The Importance of Good Posture and How to Get It
Updated: Jan 27, 2022
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It takes more than just standing up straight to look your best and have good posture. This is, in fact, crucial to your long-term well-being. Whether you're moving or not, making sure you're holding your body correctly can help you avoid discomfort, injuries and other health issues.
What exactly is posture?
The way you hold your body is called “posture”. There are two kinds:
When you're walking, running, or bending over to pick something up, your “dynamic posture” is how you hold yourself.
When you're not moving, such as sitting, standing or sleeping, your “static posture” is how you hold yourself.
You should always try to maintain optimal dynamic and static posture. The location of your spine is crucial to optimal posture. Your spine has three natural curves: one in the neck, one in the middle, and one in the lower back. These curves should be maintained, not increased, through good posture. The top of your shoulder should be over your hips, and your head should remain above your shoulders.
What impact does my posture have on my health?
Poor posture is harmful to one's health. Slumping or slouching can lead to the following difficulties:
Your musculoskeletal system becomes misaligned
Your spine will deteriorate with time, making it more vulnerable to damage
Pain in the neck, shoulders and back
Reduction in your flexibility
Reduction in how well your joints move
Affecting your equilibrium which makes you more likely to fall
Makes it more difficult for your food to be digested
Makes it more difficult to breathe
What should I do to improve my posture?
Keep your posture in check while doing ordinary things like watching TV, doing dishes, or walking.
Remain active. Any sort of exercise can help you improve your posture, but certain exercises are particularly beneficial. Yoga, tai chi, and other body-awareness-focused movements are among them. It's also a good idea to undertake core-strengthening exercises (the muscles around your back, abdomen and pelvis).
Maintain a healthy body mass index (BMI). Extra weight can wreak havoc on your abdominal muscles, your pelvis and spine, and create low back pain. All of these things can deteriorate your posture.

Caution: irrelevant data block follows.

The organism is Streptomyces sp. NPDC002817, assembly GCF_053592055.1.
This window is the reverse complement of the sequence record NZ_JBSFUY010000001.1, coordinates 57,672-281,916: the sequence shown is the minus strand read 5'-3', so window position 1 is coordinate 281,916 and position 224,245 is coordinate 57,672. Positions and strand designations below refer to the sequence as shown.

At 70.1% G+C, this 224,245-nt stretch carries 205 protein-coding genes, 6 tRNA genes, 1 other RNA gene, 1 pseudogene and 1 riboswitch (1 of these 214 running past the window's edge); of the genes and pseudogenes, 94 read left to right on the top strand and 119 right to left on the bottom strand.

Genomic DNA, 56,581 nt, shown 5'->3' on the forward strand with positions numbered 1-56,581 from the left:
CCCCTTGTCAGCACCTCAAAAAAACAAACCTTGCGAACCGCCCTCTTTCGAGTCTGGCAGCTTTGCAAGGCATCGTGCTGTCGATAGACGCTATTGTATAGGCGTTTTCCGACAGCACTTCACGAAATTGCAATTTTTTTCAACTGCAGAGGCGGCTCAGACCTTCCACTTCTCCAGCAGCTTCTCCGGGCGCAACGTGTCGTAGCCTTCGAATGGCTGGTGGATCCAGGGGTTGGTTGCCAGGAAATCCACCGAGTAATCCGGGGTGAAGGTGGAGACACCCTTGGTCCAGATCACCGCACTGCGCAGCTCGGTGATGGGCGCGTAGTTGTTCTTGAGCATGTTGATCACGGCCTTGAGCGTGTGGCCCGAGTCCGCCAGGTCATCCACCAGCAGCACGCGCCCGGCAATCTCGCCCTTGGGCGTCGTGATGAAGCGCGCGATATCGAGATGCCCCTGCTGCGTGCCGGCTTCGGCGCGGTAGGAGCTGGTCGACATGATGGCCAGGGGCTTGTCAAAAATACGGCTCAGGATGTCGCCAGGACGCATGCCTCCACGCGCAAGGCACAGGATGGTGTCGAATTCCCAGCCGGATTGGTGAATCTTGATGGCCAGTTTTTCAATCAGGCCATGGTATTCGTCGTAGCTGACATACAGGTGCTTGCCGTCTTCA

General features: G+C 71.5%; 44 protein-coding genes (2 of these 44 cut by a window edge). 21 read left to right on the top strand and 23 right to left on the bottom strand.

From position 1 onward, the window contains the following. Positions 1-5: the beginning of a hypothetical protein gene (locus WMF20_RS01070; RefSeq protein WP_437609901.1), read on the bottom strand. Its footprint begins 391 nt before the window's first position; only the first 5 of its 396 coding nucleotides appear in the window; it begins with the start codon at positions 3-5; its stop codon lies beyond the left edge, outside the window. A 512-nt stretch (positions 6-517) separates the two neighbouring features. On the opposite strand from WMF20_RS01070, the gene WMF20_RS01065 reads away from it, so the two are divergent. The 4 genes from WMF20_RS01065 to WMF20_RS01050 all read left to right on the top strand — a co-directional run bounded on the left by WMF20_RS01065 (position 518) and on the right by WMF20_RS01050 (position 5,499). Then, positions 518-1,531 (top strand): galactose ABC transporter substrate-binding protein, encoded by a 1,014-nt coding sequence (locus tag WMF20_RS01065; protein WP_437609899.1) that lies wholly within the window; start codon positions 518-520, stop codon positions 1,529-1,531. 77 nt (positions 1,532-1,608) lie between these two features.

Wear low-heeled, comfy shoes. High heels, for example, can throw your balance off and require you to move unusually – this increases the amount of stress on your muscles and degrades your posture.
Make sure your work surfaces are at a comfortable height, whether you're sitting in front of a computer, making supper or enjoying a meal.
How can I improve my sitting posture?
Most Canadians spend a significant amount of time sitting, whether at work, school, or home. It's critical to sit comfortably and take frequent breaks. Here’s how:
Frequently change your sitting position
Walk about your office or home for a few minutes
Stretch your muscles gently now and then to ease muscle tension
Maintain a flat foot on the floor, with your ankles in front of your knees, and avoid crossing your legs
Use a footrest if your feet can’t reach the floor
Your shoulders should not be rounded or dragged backwards; they should be relaxed
Maintain a close relationship between your elbows and your body. They should be bent at a 90-120 degree angle
Check to see if your back is properly supported. If your chair lacks a backrest that can support the curve of your lower back, use a back cushion or other support
Check to see if your thighs and hips are properly supported. They should be parallel to the floor, and your seat should be well-padded
How can I improve my standing posture?
Stand tall and straight
Maintain a relaxed posture with your shoulders back
Your stomach should be pulled in
Place the majority of your weight on the balls of your feet
Maintain a level head
Allow your arms to hang freely at your sides
Maintain a shoulder-width distance between your feet
Excellent posture can improve your overall health. Our friendly staff at Unity Spine and Health would love to show you how. Visit us online or call us in London at (226) 223-2437.